Optimise your chances of securing a mortgage
Most first-time buyers will need a mortgage to purchase a home. Our tips are here to improve your chances of agreeing a deal.

  • Make sure you have all your finances and paperwork in good order as lenders will want to know that you will be able to meet all your mortgage repayments. They will likely want to see evidence, such as proof of income and regular outgoings including household bills. This is particularly important if you are self-employed.
  • Clear any debts. Lenders will look more favourably on you if you don’t have any outstanding loans.
  • Lenders like to see that you are in long-term employment. If you are in a probationary period at work, it’s worth checking whether the lender will agree a mortgage before it ends.
  • Get a copy of your credit report to see how you can improve your credit rating. Reports are held by credit reference agencies such as Experian and show what lenders will see when they examine your mortgage application.
  • Consider securing a mortgage in principle. It outlines how much you are able to borrow within a specified timescale. A mortgage in principle is not a guarantee, however, it can reassure estate agents and sellers that you are serious about buying and that you have the finances in place to back up your offer.

Don’t forget the other buying costs
There are several other costs associated with buying your first home so remember to make room for them in your budget.

  • The lender might charge you for reserving and arranging your mortgage and for assessing the value of the property you plan to buy.
  • You may find that cheap mortgages are offset by expensive fees and costs. You will want to hire a chartered surveyor to carry out a study of the property you intend to buy and make sure that there are no major faults or issues. The mortgage lender will usually say that a survey is compulsory and is a requirement of offering you a mortgage.
  • It is highly recommended you instruct a solicitor to deal with the legal side of things. This will be an extra cost but is well worth the money if you choose the right solicitor.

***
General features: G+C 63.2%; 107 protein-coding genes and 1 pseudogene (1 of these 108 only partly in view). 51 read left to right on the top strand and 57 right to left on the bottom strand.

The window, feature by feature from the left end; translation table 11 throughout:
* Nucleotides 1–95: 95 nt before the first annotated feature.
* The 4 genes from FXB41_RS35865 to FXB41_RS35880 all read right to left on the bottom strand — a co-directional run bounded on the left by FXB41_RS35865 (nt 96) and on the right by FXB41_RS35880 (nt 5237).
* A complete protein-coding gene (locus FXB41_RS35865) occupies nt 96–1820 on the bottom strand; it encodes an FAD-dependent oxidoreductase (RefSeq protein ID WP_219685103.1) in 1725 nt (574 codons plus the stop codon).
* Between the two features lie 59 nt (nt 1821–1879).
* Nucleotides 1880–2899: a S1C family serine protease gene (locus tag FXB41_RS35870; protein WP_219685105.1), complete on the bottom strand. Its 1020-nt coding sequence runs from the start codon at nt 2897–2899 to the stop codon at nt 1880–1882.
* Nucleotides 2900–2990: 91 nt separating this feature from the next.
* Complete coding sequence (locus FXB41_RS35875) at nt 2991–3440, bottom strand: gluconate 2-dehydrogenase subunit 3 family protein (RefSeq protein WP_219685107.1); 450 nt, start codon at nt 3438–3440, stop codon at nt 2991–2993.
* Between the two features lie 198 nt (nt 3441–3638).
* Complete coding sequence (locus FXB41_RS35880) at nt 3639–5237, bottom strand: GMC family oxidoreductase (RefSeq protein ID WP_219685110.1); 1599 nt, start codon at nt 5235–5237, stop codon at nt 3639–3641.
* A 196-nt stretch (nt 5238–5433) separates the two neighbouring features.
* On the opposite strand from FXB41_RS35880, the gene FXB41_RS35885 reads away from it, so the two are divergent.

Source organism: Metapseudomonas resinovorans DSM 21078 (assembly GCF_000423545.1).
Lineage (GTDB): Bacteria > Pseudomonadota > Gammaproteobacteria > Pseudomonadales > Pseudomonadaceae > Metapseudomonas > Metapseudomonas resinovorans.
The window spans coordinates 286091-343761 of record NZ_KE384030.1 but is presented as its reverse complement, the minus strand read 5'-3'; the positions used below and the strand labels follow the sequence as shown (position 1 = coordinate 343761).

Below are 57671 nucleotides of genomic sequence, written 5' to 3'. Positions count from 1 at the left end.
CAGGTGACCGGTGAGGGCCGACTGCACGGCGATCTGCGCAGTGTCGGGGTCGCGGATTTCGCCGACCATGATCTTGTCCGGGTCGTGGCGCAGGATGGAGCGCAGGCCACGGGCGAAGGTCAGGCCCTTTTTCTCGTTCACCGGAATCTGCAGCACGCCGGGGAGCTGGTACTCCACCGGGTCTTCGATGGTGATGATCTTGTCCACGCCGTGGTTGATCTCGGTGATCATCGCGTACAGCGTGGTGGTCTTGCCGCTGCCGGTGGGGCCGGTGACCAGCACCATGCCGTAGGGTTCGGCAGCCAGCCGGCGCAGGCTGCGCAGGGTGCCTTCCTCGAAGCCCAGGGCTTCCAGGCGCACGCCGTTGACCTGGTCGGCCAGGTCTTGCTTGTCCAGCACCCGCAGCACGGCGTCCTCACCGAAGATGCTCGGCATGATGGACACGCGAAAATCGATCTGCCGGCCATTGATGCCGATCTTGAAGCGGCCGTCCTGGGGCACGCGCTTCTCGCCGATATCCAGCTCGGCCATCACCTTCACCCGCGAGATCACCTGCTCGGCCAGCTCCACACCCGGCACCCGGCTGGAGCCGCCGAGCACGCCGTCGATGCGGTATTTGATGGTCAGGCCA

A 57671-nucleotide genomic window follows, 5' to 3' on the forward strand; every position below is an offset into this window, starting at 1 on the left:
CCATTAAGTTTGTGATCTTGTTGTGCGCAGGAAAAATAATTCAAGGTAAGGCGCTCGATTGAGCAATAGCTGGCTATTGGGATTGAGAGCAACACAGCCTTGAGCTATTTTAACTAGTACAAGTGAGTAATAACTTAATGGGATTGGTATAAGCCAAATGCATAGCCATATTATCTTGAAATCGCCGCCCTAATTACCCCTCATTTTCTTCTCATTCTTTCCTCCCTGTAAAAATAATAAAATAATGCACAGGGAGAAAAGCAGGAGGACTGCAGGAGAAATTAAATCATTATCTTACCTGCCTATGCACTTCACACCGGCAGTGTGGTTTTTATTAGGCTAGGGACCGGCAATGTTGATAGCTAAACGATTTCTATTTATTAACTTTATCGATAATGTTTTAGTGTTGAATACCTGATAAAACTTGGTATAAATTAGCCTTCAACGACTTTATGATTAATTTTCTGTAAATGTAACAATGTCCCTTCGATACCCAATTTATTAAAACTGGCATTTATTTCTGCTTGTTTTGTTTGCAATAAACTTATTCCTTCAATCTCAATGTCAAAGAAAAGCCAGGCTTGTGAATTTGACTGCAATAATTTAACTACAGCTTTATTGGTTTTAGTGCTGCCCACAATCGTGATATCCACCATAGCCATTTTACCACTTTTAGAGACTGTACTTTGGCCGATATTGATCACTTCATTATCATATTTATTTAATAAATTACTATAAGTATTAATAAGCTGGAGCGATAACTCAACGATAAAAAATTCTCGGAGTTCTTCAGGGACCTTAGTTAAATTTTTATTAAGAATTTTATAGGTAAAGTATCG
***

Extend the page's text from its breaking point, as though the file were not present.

• Stamp Duty Land Tax, paid on property transacted over a particular threshold, is a major cost and varies depending on the value of your property.
  • Moving costs, such as the hiring of a removal firm.
  • Furnishing costs – this can be a significant part of buying your first home if you do not have any existing furniture. You will probably have to buy appliances too unless they are included in the sale – cooker, washing machine, fridge etc

Other tips
When looking for a property, build up a rapport with estate agents and stay in regular contact with them, so that you know as soon as your dream home comes onto the market. Also sign up for property alerts on property portals such as Rightmove, so that you are the first to hear about new homes for sale.

Try to keep a business-like attitude to buying a home. Remember to ask the important questions, rather than get carried away with ideas of how you could decorate it. Also take your own photos of the property – they’ll be handy to refer to later on.

Find out from the local council if there are any major projects planned for the area. Big-name developers moving into the area is a sign that it is improving and this can boost house prices. Recent research also shows that living close to a supermarket can boost house prices.

At PFK our friendly team is dedicated to providing an outstanding customer experience, from the first call through to completion. And our professional advisors are always happy to help and respond to queries no matter how large or small. Whatever it is we can help with, we’d love to hear from you.
Website link: http://www.pfk.co.uk/